Concerning this grieving, Peter focuses on the notion that though suffering occurs in a Christian’s life, it is only for a season and should be viewed in light of the promise of an eternity with God. Paul affirms Peter’s claim and states, “For I consider that the sufferings of this present time are not worth comparing with the glory that is to be revealed to us” (Rom. 8:18). Along with Paul’s mention of suffering and eternity is James’ truth that, “For you are a mist that appears for a little time and then vanishes” (Js. 4:14). James argues that the human life is nothing more than a vapor. Much like one’s breath in the chill of a winter’s morning, for a split second the breath is visible but then vanishes. The grief that Christians experience on this side of eternity is only for a season. Though Peter’s claims are thought provoking and should lead to a life of praise towards God, what exactly is the point of suffering grief from trials? Why does God feel that this grief may be necessary?
1 Peter 1:7– “So that the tested genuineness of your faith—more precious than gold that perishes though it is tested by fire—may be found to result in praise and glory and honor at the revelation of Jesus Christ”.
It seems to be the case then that the reason Peter gives for suffering grief is so that the faith of a Christian be purified resulting in God’s personal praise. Peter asserts that the faith of a Christian is much like that of gold, which was and is very valuable, and the more purified it is, the more valuable it becomes. God states in the Old Testament, “Behold, I have refined you, but not as silver; I have tried you in the furnace of affliction” (Is. 48:10). The idea of a “refiner’s fire” is in view from this passage . Just as gold is purified by the fire, the Christians faith is purified by various trials. It seems that a real test of devotion towards God becomes abundantly clear through trials. What one truly believes about God will become evident in the midst of suffering. A total reliance on the hope that God has given to his people will produce rejoicing, even through grieving is the consequence of many trials. This is a clear evidence of saving faith. As a result of being grieved the Christian’s faith will be purified and will result in praise from God. It should be every Christian’s desire to hear these words, “Well done, good and faithful servant. You have been faithful over a little; I will set you over much. Enter into the joy of your master” (Matt. 25:21). So it seems then that Peter has good reason for declaring the necessity of suffering grief. It is for the purifying of one’s faith in the work of Christ resulting in a Godly praise.
Evidence #2- A devoted love for Christ results from Christian grieving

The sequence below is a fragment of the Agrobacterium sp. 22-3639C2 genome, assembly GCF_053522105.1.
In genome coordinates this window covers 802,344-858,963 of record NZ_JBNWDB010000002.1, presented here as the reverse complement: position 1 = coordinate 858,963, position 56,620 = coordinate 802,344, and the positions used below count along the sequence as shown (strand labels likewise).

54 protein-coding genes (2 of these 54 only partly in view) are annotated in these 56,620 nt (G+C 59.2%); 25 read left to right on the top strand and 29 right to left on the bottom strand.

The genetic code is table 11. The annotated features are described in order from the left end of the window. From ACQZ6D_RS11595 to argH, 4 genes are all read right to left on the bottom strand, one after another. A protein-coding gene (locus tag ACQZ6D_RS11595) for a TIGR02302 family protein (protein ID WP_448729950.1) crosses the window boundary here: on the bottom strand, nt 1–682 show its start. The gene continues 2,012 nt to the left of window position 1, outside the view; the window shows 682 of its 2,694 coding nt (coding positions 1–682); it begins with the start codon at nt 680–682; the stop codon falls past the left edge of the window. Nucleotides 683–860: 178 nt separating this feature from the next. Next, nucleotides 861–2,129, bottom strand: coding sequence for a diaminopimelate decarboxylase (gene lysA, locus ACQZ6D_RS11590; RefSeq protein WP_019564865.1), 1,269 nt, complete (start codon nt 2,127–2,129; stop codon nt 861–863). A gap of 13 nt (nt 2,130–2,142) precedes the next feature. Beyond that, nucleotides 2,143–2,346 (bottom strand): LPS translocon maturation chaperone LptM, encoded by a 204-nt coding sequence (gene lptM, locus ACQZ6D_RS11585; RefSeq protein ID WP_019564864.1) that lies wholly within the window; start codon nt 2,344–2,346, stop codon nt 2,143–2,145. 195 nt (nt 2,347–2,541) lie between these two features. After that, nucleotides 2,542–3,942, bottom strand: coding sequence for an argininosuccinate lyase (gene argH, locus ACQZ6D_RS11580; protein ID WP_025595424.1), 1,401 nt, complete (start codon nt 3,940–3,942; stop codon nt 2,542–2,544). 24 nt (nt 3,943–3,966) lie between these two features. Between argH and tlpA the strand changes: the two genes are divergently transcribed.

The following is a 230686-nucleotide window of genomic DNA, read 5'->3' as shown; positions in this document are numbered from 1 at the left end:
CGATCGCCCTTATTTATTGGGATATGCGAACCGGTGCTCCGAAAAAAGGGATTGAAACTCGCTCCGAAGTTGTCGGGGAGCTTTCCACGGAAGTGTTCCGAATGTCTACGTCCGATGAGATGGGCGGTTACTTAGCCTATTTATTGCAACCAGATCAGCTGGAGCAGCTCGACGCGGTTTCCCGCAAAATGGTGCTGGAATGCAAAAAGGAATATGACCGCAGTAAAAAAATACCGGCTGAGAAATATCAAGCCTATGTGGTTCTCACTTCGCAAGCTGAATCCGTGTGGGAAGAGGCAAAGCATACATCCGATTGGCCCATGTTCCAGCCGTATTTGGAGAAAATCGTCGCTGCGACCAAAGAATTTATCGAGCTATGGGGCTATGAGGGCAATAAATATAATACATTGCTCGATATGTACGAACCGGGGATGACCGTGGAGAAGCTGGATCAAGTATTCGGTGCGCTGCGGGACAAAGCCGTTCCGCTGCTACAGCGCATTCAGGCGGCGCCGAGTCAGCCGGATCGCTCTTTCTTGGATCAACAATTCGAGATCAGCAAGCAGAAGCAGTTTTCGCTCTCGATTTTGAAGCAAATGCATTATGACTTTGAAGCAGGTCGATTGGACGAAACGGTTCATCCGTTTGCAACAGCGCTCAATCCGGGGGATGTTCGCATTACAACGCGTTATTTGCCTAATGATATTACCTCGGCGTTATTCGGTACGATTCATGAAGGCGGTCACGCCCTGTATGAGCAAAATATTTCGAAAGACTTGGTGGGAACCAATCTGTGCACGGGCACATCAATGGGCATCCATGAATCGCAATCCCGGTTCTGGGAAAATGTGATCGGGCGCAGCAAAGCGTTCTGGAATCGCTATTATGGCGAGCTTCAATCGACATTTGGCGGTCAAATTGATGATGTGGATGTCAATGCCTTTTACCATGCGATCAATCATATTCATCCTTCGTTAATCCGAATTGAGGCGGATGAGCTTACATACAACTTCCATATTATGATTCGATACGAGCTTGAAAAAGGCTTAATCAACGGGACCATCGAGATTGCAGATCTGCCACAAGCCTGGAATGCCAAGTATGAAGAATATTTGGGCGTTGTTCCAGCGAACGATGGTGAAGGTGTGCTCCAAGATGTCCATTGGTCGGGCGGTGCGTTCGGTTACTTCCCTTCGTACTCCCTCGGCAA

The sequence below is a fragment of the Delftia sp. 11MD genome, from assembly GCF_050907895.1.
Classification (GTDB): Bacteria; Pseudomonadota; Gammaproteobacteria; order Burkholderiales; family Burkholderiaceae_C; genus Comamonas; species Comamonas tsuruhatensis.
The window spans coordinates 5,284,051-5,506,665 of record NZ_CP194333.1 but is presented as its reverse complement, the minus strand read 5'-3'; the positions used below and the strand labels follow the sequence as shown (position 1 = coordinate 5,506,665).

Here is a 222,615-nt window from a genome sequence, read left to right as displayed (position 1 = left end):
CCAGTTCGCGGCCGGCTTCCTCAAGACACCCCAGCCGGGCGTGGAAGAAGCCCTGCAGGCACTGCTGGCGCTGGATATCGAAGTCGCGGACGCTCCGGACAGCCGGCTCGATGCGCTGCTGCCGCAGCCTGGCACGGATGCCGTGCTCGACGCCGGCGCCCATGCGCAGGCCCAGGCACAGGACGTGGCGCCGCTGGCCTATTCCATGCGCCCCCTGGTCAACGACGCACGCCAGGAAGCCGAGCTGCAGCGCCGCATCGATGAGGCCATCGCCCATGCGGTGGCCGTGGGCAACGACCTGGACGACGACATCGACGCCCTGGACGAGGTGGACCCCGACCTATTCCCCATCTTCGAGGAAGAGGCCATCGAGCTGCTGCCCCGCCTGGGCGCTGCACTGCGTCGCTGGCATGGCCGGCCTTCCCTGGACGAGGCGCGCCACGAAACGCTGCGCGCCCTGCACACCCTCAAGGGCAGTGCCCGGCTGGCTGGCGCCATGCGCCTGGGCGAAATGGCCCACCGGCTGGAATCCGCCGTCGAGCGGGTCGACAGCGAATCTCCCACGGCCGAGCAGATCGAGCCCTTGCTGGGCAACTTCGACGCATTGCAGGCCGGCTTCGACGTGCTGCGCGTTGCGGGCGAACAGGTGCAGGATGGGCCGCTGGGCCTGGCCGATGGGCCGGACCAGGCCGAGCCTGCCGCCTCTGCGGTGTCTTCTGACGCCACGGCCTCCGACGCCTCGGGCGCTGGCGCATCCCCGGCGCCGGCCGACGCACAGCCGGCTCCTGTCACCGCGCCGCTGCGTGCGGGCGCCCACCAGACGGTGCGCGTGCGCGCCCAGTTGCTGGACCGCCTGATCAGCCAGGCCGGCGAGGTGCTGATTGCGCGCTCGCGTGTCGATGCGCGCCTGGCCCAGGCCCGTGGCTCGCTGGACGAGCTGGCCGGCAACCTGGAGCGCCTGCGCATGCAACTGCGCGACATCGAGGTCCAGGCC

1 Peter 1:8-9– “Though you have not seen him, you love him. Though you do not now see him, you believe in him and rejoice with joy that is inexpressible and filled with glory, obtaining the outcome of your faith, the salvation of your souls”.
Peter concludes then, by logical necessity, that a Christian’s faith that is being purified through suffering must lead to a profound love for Jesus Christ though He is not physically visible. This is the essence of how the Bible defines biblical faith. Consider the words of the writer of Hebrews, “Now faith is the assurance of things hoped for, the conviction of things not seen” (Heb. 11:1). Faith is having hope for a future inheritance guarded by God, and the reality of loving Christ though He is not physically present. The question that remains is to ask how this love for Christ might manifest itself in the life of a Christian. Jesus’ own words are helpful here, “Whoever has my commandments and keeps them, he it is who loves me. And he who loves me will be loved by my Father, and I will love him and manifest myself to him” (John 14:21). Jesus is obvious in this passage that the way to show one’s love for Christ is to keep His commandments. Perhaps then, the way to keep His commandments is to do the following: A Christian should have a sincere thirst for the continual reading and meditation on Scripture, and as a result of meditating on Scripture a continual fellowship with God through deep prayer results, along with a mutual edification of believers through worship and discipleship together. All of which are healthy indications of a sincere love for Christ because of a purified faith. All are signs of a Christian working toward the “outcome of their faith”; looking forward to the time when their final salvation is revealed in the future.
Notice how what Peter declares in the sermon text is directly linked to what Peter informs his readers of in the opening two verses of chapter one. Peter states, “Peter, an apostle of Jesus Christ. To those who are elect exiles of the dispersion in Pontus, Galatia, Cappadocia, Asia, and Bithynia, according o the foreknowledge of God the Father, in the sanctification of the Spirit, for obedience to Jesus Christ…” (1 Peter 1:1-2). The emphasis should focus on the last part of that passage, “For obedience to Jesus Christ”. Verses six through nine are all about producing obedience to Jesus Christ. Through the continual rejoicing of Christians who suffer, obedience for Christ is cultivated. This obedience comes out of the love that one possesses for Jesus and will manifest itself in the everyday life of a Christian. Peter is strongly touching on the fact that a Trinitarian understanding of God in the life of the Christian is important, but should also be displayed in their lives.